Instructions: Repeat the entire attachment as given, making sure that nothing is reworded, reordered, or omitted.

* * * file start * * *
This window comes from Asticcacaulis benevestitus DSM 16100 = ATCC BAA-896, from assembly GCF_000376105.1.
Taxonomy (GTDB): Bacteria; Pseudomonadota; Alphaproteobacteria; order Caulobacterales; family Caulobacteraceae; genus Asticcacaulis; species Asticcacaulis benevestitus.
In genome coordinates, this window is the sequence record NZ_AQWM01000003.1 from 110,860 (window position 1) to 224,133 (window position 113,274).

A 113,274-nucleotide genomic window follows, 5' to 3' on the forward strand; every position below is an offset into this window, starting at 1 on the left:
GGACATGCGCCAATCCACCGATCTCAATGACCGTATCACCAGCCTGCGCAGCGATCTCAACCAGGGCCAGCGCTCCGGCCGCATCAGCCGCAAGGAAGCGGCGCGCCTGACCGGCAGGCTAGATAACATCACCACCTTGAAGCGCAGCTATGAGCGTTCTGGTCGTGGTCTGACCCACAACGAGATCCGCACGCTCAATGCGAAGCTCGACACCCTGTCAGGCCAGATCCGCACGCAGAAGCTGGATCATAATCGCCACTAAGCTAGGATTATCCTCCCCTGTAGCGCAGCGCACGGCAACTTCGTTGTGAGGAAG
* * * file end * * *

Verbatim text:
This window comes from Asticcacaulis benevestitus DSM 16100 = ATCC BAA-896, from assembly GCF_000376105.1.
Taxonomy (GTDB): Bacteria; Pseudomonadota; Alphaproteobacteria; order Caulobacterales; family Caulobacteraceae; genus Asticcacaulis; species Asticcacaulis benevestitus.
In genome coordinates, this window is the sequence record NZ_AQWM01000003.1 from 110,860 (window position 1) to 224,133 (window position 113,274).

A 113,274-nucleotide genomic window follows, 5' to 3' on the forward strand; every position below is an offset into this window, starting at 1 on the left:
GGACATGCGCCAATCCACCGATCTCAATGACCGTATCACCAGCCTGCGCAGCGATCTCAACCAGGGCCAGCGCTCCGGCCGCATCAGCCGCAAGGAAGCGGCGCGCCTGACCGGCAGGCTAGATAACATCACCACCTTGAAGCGCAGCTATGAGCGTTCTGGTCGTGGTCTGACCCACAACGAGATCCGCACGCTCAATGCGAAGCTCGACACCCTGTCAGGCCAGATCCGCACGCAGAAGCTGGATCATAATCGCCACTAAGCTAGGATTATCCTCCCCTGTAGCGCAGCGCACGGCAACTTCGTTGTGAGGAAG